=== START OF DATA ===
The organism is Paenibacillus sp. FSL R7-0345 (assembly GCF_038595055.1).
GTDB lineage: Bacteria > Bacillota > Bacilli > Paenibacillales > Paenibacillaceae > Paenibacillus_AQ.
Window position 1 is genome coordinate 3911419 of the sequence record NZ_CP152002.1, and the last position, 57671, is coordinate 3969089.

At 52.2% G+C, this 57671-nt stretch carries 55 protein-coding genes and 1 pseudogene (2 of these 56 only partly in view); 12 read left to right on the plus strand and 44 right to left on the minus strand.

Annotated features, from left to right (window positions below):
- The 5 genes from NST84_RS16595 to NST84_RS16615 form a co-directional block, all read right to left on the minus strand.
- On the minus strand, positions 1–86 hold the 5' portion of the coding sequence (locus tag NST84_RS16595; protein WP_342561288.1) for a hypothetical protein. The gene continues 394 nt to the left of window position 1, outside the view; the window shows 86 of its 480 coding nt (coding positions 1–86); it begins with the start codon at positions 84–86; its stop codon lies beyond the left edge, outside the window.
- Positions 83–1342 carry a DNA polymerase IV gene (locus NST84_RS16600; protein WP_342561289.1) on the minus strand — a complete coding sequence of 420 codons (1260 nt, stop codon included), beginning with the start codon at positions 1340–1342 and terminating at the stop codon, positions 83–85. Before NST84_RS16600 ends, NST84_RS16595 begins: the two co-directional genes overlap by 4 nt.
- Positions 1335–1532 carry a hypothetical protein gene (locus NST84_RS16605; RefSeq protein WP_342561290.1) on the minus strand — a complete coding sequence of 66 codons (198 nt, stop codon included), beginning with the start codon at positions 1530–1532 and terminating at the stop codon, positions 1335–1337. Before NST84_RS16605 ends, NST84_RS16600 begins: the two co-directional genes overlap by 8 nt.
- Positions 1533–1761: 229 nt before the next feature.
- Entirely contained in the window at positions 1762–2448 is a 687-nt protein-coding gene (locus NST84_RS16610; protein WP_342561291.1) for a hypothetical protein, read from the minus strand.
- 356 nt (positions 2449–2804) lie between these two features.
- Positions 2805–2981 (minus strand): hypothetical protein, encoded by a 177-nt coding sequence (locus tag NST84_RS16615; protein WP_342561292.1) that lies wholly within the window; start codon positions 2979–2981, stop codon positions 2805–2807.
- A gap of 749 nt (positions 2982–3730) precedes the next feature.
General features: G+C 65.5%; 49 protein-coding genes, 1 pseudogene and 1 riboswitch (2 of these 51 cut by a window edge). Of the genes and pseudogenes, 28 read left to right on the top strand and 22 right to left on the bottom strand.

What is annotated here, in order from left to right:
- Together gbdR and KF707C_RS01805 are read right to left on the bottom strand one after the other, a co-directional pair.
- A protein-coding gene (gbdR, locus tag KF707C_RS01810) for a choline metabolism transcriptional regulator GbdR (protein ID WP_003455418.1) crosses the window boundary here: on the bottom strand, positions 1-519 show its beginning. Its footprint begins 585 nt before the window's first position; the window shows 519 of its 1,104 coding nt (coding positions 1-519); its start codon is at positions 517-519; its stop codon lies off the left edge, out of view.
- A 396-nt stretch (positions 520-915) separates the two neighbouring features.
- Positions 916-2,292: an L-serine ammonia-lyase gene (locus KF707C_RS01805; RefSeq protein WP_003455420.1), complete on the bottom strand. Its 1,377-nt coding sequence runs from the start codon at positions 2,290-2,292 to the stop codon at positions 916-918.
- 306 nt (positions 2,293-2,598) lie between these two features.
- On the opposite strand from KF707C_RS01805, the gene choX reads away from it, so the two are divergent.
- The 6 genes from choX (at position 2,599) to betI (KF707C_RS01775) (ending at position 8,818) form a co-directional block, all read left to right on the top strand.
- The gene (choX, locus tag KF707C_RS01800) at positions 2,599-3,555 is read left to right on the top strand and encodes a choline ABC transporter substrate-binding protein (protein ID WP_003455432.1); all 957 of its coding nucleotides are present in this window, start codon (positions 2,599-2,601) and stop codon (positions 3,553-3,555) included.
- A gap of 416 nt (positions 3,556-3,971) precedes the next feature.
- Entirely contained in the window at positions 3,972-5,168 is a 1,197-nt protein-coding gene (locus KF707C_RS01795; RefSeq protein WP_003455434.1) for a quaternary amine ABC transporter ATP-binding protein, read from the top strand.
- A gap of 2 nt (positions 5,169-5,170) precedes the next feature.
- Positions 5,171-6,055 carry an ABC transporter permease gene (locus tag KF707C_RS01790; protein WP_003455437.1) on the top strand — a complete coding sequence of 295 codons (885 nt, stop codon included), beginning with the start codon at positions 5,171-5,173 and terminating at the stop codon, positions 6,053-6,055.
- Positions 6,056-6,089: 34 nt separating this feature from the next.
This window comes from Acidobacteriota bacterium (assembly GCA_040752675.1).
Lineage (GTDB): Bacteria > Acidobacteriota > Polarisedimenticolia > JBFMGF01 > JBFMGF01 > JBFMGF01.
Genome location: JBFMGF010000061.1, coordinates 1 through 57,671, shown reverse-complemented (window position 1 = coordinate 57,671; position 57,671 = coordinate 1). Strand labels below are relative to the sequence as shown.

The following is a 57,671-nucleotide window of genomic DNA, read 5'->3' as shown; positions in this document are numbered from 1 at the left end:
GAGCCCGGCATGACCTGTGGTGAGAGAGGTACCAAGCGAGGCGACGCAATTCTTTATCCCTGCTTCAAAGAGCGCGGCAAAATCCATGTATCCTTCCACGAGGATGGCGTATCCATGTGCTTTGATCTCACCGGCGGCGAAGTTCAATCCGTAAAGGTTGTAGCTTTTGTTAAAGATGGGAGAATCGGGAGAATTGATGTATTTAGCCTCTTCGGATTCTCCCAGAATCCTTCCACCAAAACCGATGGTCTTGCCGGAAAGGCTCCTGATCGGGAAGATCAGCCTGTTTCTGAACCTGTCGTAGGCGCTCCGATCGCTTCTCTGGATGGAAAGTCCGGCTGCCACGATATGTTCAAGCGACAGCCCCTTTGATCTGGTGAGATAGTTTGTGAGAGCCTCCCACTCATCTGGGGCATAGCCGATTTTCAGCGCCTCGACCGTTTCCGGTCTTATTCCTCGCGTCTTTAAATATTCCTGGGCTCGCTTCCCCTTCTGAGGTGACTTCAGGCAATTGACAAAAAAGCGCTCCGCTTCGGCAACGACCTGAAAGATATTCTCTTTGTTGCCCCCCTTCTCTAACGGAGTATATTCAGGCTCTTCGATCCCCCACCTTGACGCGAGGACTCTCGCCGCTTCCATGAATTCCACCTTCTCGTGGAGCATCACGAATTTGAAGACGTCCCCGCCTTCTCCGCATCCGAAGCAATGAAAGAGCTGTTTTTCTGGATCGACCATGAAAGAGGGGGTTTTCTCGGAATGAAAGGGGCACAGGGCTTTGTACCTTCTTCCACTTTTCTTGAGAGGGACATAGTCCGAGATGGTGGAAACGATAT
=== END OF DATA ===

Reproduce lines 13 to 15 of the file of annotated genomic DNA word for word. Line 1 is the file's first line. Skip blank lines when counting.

- Positions 2805–2981 (minus strand): hypothetical protein, encoded by a 177-nt coding sequence (locus tag NST84_RS16615; protein WP_342561292.1) that lies wholly within the window; start codon positions 2979–2981, stop codon positions 2805–2807.
- A gap of 749 nt (positions 2982–3730) precedes the next feature.
General features: G+C 65.5%; 49 protein-coding genes, 1 pseudogene and 1 riboswitch (2 of these 51 cut by a window edge). Of the genes and pseudogenes, 28 read left to right on the top strand and 22 right to left on the bottom strand.